Using mathematical methods in political science helps us see the process of molding and development of political structures in a new light. In a malleable political environment, it is crucial to understand the situation in the Verkhovna Rada at the macro level. We should include questions such as whether Parliament is polarized; who and how supports legislative initiatives; how consolidated parliamentary parties are; and who is stronger, the coalition or the opposition. We do not seek to answer all questions immediately. We hope to outline the trend of further research on the main legislative body of Ukraine.
VoxUkraine continues to analyze the work of the Verkhovna Rada of Ukraine through open data. We reviewed 516 final votings ("as a whole") throughout the 4th session of the VIII convocation (from February 1 through July 22, 2016) and found some consistent patterns that help gain greater insight into the Ukrainian Parliament’s behavior. The data can be downloaded from data.voxukraine.org and opendata.rada.gov.ua
Polarity is common to modern parliaments of democratic countries. There’s a governing coalition on the one side and the opposition on the other side. The parliament’s pole may consist of a single faction or several ones. The poles balance each other and thereby mitigate the likelihood of a legislative monopoly. The United States Congress with two competing parties, the Democratic Party and the Republican Party, is a classic example of a bipolar parliament. In Italy, there’s a multipolar parliament with two large poles. The Russian Duma in 1995 is an example of a unipolar parliament (the State Duma reached its maximum polarization in 2003).
Today’s Ukrainian Parliament is bipolar. The core of the coalition pole numbers 234 MPs. 2/3 of them are representatives of either the Petro Poroshenko Bloc or the People’s Front. The rest consists of non-affiliated MPs, the majority of Samopomich, Batkivshchyna, and Radical Party. The average level of support for the draft laws among the coalition pole MPs is 80%. The level of support is the ratio between the number of votes "in favor" and the total number of votes.
In contrast, the opposition pole numbers 175 MPs with 25% level of support for draft laws. MPs from the Opposition Bloc, "Vidrodzhennya", and "Volia narodu" make up almost half of this pole. Also, the opposition pole includes 28 representatives of Petro Poroshenko Bloc and 17 representatives of People’s Front. There are three reasons why they weren’t able to join the coalition pole: they either skipped plenary meetings and votes or they were voting against the faction line, or haven’t been performing their duties long enough.
Let’s now turn from polarity to analysis on how different factions support each other’s legislative initiatives. We suggest exploring the matrix of parliamentary support that displays the percentage of votes "in favor" each faction cast for draft laws submitted by other factions, as well as by the President and the Cabinet of Ministers. Rows show factions as voting subjects. Columns show factions plus the President and the Cabinet of Ministers as subjects of legislative initiative. At the intersection of rows and columns, you can see the percentage of "in favor" votes a fraction gave for draft laws by a particular initiator.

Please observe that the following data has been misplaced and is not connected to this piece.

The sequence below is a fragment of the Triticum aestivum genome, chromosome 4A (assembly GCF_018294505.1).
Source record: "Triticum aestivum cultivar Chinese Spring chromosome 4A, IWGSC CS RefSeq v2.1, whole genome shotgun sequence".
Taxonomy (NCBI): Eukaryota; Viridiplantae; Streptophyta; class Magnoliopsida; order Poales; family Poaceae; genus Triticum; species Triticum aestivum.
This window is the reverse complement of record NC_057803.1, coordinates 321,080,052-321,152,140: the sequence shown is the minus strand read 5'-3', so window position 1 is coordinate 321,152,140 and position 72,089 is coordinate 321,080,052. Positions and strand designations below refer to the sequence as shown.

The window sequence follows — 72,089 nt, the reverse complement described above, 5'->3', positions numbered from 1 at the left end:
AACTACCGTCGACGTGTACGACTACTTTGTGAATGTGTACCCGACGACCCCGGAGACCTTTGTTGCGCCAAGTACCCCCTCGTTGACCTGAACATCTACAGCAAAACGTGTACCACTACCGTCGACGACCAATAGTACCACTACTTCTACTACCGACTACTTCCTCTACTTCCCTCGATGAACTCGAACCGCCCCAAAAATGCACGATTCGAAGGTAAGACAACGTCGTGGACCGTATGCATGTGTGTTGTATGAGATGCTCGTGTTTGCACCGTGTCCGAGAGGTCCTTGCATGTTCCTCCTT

Let’s pay attention to the line "* - the number of draft laws submitted by the faction" which displays the number of the final votes for the draft laws initiated by members of a particular faction. For example, only one draft law from among "Volia narodu" initiatives made its way to the final vote and was adopted by the Parliament. If a draft law was initiated by several MPs from different factions, we attributed it to the MP whose name was the first on the list.
One can note that a faction’s level of support varies according to who initiates a draft law. We can draw a number of valuable conclusions from the matrix:
Two preliminary conclusions can be drawn from the results obtained.
First, the polarity of the Ukrainian Parliament is characteristic of a democratic political system. The history of most post-Soviet countries has shown that societies with artificially limited political competition and imposed unipolarity enable autocratic regimes to seize the power, followed by a crackdown on most civil liberties.
Secondly, despite the uncompromising rhetoric and hardline mutual threats and accusations, the Ukrainian Parliament sustains its reputation as a negotiable institution. Numerous cases of supporting the "enemy" draft laws and joint submissions of legislative initiatives are good proof of this.
Studying the Parliament’s behavior is essential to the further development of political institutions and civil society’s evaluation of how people's representatives perform their duties. At times, the work of the Parliament is reminiscent of Brownian motion, in which it’s extremely difficult to identify the important behavioral patterns of both factions and individual MPs. The problem can be solved through developing Open Data projects and using up-to-date analysis methods. This approach will help voters monitor and improve the work of the Parliament, thus consolidating the country’s democratic foundations.